Fast food workers protest too much

In the latest in a series of minimum wage protests in recent years, fast food workers staged a one-day strike last week, and tens of thousands of workers and their supporters rallied in hundreds of U.S. cities to demand a $15-an-hour minimum wage. The protests were organized by a group called Fight for $15, backed by the Service Employees International Union, which hopes to unionize fast food workers and add potentially several million members — and their requisite dues — at a time when union membership rates have fallen by almost half the past 30 years.

While such a wage increase would benefit some, others would be laid off, not hired in the first place or see their hours cut, as employers — particularly those in low-margin industries such as restaurants and retail — do not simply have unlimited pools of money sitting around and must adjust accordingly to increases in their labor costs. Some establishments may cut their operating hours or close altogether, resulting in even fewer jobs.

Consider Australia, home of the highest national minimum wage in the developed world, which currently starts at $12.31 (U.S.) an hour. In 2009, Australia implemented a system of 122 workplace agreements that set entitlement rules and wage rates, including double wages for Sunday shifts in some service industries, for example. Now, even trainee waiters command a minimum $18.46 an hour, and shop workers may make as much as $33.07 an hour. As a result, many shops and restaurants are closed on Sundays.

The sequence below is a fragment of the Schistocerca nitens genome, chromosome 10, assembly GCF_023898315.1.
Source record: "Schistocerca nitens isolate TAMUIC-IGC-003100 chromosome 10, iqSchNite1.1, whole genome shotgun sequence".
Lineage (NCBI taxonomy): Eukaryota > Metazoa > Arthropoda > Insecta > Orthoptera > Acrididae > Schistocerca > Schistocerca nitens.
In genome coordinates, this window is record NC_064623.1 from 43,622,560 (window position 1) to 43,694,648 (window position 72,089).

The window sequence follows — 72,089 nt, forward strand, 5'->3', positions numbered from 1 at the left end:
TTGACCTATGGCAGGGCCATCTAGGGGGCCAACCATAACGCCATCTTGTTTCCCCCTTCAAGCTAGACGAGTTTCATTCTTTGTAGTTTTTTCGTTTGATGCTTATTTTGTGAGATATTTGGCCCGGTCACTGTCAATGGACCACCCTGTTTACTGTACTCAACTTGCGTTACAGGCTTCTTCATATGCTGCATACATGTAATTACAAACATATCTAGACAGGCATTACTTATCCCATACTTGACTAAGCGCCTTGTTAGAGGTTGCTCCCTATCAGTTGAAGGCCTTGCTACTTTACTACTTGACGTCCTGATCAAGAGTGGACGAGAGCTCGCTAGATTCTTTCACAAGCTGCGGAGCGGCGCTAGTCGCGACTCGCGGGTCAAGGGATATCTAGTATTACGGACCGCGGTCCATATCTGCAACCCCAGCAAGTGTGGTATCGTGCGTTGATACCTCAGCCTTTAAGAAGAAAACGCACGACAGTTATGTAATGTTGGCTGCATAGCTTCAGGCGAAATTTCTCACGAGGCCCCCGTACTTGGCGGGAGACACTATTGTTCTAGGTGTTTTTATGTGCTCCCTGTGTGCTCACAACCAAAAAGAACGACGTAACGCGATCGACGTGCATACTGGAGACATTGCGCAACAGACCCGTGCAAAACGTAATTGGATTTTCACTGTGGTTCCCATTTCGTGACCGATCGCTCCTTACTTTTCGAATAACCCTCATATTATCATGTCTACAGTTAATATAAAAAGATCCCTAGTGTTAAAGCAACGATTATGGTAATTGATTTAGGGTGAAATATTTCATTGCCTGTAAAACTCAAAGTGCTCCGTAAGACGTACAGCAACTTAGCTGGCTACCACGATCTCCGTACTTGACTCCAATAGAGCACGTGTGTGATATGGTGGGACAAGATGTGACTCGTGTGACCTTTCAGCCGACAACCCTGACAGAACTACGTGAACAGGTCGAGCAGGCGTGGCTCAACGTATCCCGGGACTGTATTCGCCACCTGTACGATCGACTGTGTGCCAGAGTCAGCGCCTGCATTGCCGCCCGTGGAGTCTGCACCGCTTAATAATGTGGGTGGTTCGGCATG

A Bloomberg story recently profiled an award-winning chef who “would have no trouble filling his Canberra restaurant,” voted the best restaurant in the city for three years, but cannot financially justify keeping the restaurant open Sundays due to the regulations. “Tourists come here, and they complain that nothing is open on a Sunday,” he said. “It’s a bad look.”

Expect the same kind of reduced hours and operations — not to mention lost jobs — in California and across the country where union-backed activists are successful in foisting arbitrary increases in labor costs on business owners and basing wages on political power rather than the value a worker actually produces.

Reprinted from The Orange County Register

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